5 Ideas for Employee Recognition

December 14th, 2010

Handing your top performing employees a catalog in which to choose a variety of useless tchotchkes emblazoned with a company logo isn’t exactly the best way to recognize them for a job well done. That said, as a Houston staffing firm, we know that employee recognition is important to the success of your organization. When you recognize people, you reinforce the behaviors and actions you most want them to repeat. In addition, employee who feel appreciated, produce better results.

So how can you best recognize employees for their work at your Houston company? Here are some ideas:

1. Offer praise.

Praise is probably one of the easiest, most effective – and underutilized – forms of recognition. Be generous with your praise and offer it regularly. And don’t just praise your star performers who deliver on important projects or help you increase sales. Make sure you also praise those employees who are dependable and consistent team players.

2. Write a thank you letter.

Writing a thank you letter that recognizes the specific contribution an employee made will go a long way in making that employee feel appreciated. It may sound overly simply, but a letter will generate a feeling of goodwill and loyalty. Not sure where to get started? Here are some tips:

  • In your letter, describe the employee’s behavior or actions, and thank them for the contribution they made.
  • Make sure you give your employee the letter near the time the event you’re praising took place.
  • A handwritten note is great, but an email is also effective as long as it doesn’t come off like a form letter.

3. Give bonuses.

End of the year bonuses, attendance bonuses, or performance bonuses are great ways to say “thank you.”

4. Give gifts.

Know your employees’ interests enough to give gifts that will mean something to them. So if you know an employee is a foodie, give him or her a gift certificate to a hot new restaurant in Houston. Or, if you know your employee enjoys playing golf, a certificate for a free round will be much appreciated.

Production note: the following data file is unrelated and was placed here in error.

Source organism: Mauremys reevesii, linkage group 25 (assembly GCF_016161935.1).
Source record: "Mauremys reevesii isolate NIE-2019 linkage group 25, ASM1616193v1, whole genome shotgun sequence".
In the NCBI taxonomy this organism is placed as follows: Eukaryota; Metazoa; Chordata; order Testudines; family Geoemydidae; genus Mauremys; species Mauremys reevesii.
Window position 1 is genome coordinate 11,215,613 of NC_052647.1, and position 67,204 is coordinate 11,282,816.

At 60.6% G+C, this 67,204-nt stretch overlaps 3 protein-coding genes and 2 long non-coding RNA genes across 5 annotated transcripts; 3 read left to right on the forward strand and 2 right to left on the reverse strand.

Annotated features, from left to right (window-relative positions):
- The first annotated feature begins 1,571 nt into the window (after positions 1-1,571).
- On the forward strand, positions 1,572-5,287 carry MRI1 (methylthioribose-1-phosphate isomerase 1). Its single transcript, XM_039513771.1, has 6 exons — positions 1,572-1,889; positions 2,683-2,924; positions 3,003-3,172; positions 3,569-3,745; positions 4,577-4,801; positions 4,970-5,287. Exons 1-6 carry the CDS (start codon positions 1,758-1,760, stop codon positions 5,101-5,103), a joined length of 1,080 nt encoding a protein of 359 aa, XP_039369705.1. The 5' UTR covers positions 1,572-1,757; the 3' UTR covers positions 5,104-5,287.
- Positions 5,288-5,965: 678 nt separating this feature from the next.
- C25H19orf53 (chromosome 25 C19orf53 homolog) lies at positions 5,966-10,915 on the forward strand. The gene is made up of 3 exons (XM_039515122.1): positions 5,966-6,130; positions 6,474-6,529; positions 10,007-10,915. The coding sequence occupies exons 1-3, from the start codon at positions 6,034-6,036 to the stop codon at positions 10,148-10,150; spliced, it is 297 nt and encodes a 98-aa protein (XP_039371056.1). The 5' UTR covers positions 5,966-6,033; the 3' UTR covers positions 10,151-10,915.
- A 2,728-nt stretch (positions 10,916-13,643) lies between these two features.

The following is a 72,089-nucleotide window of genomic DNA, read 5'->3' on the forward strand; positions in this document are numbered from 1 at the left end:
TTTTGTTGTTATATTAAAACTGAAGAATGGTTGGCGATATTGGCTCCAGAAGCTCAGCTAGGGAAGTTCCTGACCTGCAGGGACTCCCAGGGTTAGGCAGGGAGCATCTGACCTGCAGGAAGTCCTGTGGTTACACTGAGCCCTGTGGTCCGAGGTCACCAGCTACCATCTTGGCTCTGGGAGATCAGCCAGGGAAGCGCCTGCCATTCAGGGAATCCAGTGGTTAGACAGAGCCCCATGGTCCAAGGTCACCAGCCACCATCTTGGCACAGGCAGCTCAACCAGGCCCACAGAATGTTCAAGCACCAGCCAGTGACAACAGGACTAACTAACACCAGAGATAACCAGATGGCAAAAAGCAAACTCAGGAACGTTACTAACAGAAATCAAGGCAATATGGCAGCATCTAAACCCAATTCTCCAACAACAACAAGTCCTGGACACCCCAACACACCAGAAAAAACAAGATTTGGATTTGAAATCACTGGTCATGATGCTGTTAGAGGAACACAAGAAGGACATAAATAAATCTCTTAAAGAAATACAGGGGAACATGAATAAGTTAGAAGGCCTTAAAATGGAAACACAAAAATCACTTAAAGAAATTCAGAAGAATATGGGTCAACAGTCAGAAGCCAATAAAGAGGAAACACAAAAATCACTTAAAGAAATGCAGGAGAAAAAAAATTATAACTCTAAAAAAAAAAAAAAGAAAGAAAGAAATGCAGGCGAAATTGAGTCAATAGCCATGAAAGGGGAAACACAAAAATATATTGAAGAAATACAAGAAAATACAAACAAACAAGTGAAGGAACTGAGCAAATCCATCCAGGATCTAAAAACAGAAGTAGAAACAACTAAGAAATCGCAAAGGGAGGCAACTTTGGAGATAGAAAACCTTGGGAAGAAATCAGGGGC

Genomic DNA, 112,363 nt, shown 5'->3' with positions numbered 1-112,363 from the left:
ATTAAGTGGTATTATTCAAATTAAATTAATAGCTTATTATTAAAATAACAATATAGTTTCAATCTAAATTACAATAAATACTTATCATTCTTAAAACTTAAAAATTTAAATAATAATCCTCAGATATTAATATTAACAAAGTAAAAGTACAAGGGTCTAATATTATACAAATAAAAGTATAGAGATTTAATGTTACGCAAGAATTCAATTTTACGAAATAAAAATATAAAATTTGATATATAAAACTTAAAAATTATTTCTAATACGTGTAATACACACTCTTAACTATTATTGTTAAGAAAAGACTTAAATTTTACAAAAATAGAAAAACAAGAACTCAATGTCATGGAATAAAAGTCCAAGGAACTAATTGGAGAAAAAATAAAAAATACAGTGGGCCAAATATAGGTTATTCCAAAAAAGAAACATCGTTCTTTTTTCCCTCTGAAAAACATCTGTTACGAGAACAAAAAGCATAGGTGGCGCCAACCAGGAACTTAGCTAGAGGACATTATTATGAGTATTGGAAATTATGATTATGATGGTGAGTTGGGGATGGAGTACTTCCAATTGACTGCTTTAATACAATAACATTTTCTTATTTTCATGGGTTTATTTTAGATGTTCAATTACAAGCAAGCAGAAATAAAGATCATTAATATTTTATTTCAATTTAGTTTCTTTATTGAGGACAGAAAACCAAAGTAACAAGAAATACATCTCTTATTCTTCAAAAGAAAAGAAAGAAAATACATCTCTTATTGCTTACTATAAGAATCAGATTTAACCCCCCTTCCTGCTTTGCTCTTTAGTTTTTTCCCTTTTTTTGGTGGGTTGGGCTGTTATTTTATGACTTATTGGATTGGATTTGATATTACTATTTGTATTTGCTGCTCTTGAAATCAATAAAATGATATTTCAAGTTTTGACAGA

5. Present the recognition publicly.

Magnify the value of the recognition by naming the employee publicly, putting the employee’s name in a company newsletter, or sending out an email announcement.

What about you? Do you have an employee recognition program in place? If so, how do you recognize and reward your employees? We want to know!

Should You Consider Behavioral Interviewing?

November 2nd, 2010

Does past performance indicate future performance? That’s the theory behind behavioral interviewing. The logic is that by asking questions about how a candidate acted in very specific employment-related situations, you can gain more insight into a candidate’s track record and how their past behavior has contributed (or not) to their success.

With traditional interviewing, a candidate can get away with telling you what you want to hear. On the other hand, with behavioral based interview questions, it’s much more difficult for a candidate to dole out the typical interview rhetoric because you’re asking for specific examples.

That said, behavioral based interviewing isn’t your best option for every position you’re trying to fill. For instance, if you’re looking to fill an entry level position, candidates probably won’t have enough experience to draw on in order to answer your questions. That’s why behavioral interviewing is better for professional level and management positions.

So what are some examples of good behavioral based questions to ask? Here are 17, organized by category:

Problem Solving

1. Describe a time when you had to quickly assess the situation and develop a plan, or respond immediately to a problem.
2. Tell me about a situation where you missed an obvious solution to a problem.
3. Tell me about a time when you anticipated a potential problem and created and implemented preventative measures to deal with it.


4. Describe a time where you were able to motivate staff to achieve positive results.